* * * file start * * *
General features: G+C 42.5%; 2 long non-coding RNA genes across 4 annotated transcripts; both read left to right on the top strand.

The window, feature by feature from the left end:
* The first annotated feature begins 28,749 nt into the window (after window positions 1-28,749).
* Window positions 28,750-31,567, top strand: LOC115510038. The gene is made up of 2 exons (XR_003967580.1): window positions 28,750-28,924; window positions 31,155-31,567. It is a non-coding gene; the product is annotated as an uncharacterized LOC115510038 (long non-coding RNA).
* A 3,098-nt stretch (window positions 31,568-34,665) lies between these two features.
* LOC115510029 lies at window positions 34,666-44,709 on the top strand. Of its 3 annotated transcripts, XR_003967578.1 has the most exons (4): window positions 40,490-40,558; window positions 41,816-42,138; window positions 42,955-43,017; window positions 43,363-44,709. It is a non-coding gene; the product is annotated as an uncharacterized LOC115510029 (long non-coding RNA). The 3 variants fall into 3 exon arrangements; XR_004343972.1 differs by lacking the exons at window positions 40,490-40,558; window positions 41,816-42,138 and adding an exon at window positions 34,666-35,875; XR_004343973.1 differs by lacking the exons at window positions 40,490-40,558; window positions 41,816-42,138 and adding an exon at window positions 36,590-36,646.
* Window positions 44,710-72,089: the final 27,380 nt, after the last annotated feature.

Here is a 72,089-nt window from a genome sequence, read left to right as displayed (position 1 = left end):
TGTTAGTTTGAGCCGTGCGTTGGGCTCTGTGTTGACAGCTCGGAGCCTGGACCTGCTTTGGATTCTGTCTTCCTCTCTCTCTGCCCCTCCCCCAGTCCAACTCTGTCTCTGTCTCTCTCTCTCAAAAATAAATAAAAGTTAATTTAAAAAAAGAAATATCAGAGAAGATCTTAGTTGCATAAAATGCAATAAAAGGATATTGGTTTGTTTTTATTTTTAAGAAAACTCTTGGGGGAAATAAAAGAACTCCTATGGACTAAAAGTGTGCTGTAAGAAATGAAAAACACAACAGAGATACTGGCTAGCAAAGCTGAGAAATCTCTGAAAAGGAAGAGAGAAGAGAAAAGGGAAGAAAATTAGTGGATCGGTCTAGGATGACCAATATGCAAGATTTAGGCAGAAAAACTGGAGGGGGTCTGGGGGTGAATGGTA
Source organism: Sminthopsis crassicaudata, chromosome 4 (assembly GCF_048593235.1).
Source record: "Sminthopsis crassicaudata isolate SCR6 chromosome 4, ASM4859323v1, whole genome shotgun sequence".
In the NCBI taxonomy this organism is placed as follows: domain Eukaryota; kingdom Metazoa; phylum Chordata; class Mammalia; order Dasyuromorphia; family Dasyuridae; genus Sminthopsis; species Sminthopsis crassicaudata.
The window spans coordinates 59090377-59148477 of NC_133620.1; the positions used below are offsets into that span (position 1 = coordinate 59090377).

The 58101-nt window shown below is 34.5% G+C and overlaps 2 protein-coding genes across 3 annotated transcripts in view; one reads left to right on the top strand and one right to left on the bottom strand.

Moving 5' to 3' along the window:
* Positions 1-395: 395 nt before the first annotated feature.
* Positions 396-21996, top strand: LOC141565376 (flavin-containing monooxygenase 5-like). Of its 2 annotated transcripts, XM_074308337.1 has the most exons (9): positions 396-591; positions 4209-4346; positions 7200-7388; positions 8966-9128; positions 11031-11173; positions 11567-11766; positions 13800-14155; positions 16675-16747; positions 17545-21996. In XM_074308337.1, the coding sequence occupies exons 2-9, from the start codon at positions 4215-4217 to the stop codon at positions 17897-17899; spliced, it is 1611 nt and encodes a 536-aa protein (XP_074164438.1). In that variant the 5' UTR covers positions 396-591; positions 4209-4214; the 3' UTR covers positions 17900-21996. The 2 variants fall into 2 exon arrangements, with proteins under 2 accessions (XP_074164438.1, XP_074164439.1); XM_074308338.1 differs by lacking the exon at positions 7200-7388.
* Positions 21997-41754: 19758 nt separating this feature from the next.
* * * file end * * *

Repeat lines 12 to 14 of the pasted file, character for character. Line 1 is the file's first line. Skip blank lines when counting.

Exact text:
In the NCBI taxonomy this organism is placed as follows: domain Eukaryota; kingdom Metazoa; phylum Chordata; class Mammalia; order Dasyuromorphia; family Dasyuridae; genus Sminthopsis; species Sminthopsis crassicaudata.
The window spans coordinates 59090377-59148477 of NC_133620.1; the positions used below are offsets into that span (position 1 = coordinate 59090377).

The 58101-nt window shown below is 34.5% G+C and overlaps 2 protein-coding genes across 3 annotated transcripts in view; one reads left to right on the top strand and one right to left on the bottom strand.